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Chirac wants EU Summit with ex-YU states

PARIS, May 31, 2000 -- (Reuters) French President Jacques Chirac proposed on Tuesday a summit between the European Union and the democratic countries of ex-Yugoslavia and reminded Belgrade it could join the club if it also respected the popular will.

In a major speech on French foreign policy, Chirac also urged EU members to forge ahead with a common defence and consider a new rapid reaction force for southern Europe.

Speaking to defence experts and parliamentarians from the Western European Union, he also criticized the United States for planning an anti-missile defence system that he said would rekindle the arms race and undermine Europe's own security.

Speaking about France's priorities for its EU presidency in the second half of this year, Chirac said he wanted to make Europe "a key player in the world" while maintaining the essential role NATO played in Europe's defence.

Aides said the summit could be held later this year, possibly with prominent opponents of President Slobodan Milosevic representing present-day Yugoslavia.

"A summit between the European Union and the countries of ex-Yugoslavia which are most advanced in their democratic evolution would allow us to clarify objectives and revive a stalling process," the president said.

"The aim would be to support recent developments in Croatia, welcome the efforts taken by Macedonia, note progress made in Bosnia, to encourage them to go further...and to remind Yugoslavia the door will be open to it as well as soon as it joins this movement."

Chirac also mentioned Montenegro, the Yugoslav republic whose government is committed to democratic change and has threatened a referendum on independence if Belgrade blocks its reforms.

CHIRAC WANTS MORE DECISIVE BALKAN STRATEGY

Aides said Montenegro might also attend the summit if the right way to describe its participation was found. Montenegro and its bigger partner Serbia make up the Yugoslav federation.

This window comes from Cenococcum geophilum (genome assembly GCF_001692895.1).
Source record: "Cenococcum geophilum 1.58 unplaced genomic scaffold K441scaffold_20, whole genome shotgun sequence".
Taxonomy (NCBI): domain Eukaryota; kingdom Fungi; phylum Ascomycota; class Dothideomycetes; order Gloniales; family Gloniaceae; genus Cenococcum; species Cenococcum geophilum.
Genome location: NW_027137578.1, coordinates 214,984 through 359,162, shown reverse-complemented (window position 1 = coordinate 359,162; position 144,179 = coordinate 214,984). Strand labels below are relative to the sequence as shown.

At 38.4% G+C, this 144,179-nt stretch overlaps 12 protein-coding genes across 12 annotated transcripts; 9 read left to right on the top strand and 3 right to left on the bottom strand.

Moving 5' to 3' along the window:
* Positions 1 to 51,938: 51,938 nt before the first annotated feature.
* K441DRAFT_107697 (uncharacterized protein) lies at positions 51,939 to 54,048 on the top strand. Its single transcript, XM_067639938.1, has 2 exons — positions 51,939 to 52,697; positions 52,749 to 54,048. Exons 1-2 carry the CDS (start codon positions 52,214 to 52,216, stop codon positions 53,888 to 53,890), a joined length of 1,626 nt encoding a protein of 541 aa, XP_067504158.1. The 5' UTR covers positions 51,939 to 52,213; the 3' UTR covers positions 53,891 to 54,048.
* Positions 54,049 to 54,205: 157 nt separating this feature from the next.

Stressing that Europe's common defence policy should first concern security on its own continent, Chirac said: "We should have a more decisive strategy for the Balkans.

"We should tell these countries more clearly what we expect of them and what we are ready to do to help them."

Recalling its role in the Kosovo crisis last year, Chirac said the EU - which has already pledged to boost its rapid reaction forces to 60,000 troops by 2003 - should create a separate force specially for crises in southern Europe.

EU states should also declare by year's end how many troops, command infrastructure, transport craft and intelligence facilities they were ready to commit to the common effort.

"Defence seems to be an issue that is quite naturally given to reinforced cooperation among a restricted number of states which want to go faster and further than others," he said.

He welcomed recent decisions by EU states to opt for the Airbus A 400M as the future European military transport plane.

EU members could also pool resources to develop the satellite center of the Western European Union, a defence forum due to be incorporated into the EU, into a full European system of satellite intelligence, he added.

The French leader took the opportunity to reiterate his opposition to U.S. plans for a missile defence system which he said would "put into question the Anti-Ballistic Missile Treaty, one of the pillars of strategic stability in the past 30 years".

"As allies and friends, we must convey to the United States our conviction that questioning this treaty would risk damaging efforts for non-proliferation and resume the arms race."



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